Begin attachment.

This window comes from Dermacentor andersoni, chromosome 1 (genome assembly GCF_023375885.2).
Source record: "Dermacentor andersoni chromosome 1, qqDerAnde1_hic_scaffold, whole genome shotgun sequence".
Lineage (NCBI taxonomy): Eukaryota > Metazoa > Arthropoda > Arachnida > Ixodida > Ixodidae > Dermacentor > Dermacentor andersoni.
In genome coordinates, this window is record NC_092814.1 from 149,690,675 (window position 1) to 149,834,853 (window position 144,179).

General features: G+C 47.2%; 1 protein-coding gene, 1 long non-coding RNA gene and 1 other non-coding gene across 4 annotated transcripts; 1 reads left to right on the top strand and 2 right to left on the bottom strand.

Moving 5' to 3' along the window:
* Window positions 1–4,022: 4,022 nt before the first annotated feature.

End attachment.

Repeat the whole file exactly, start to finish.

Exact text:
This window comes from Dermacentor andersoni, chromosome 1 (genome assembly GCF_023375885.2).
Source record: "Dermacentor andersoni chromosome 1, qqDerAnde1_hic_scaffold, whole genome shotgun sequence".
Lineage (NCBI taxonomy): Eukaryota > Metazoa > Arthropoda > Arachnida > Ixodida > Ixodidae > Dermacentor > Dermacentor andersoni.
In genome coordinates, this window is record NC_092814.1 from 149,690,675 (window position 1) to 149,834,853 (window position 144,179).

General features: G+C 47.2%; 1 protein-coding gene, 1 long non-coding RNA gene and 1 other non-coding gene across 4 annotated transcripts; 1 reads left to right on the top strand and 2 right to left on the bottom strand.

Moving 5' to 3' along the window:
* Window positions 1–4,022: 4,022 nt before the first annotated feature.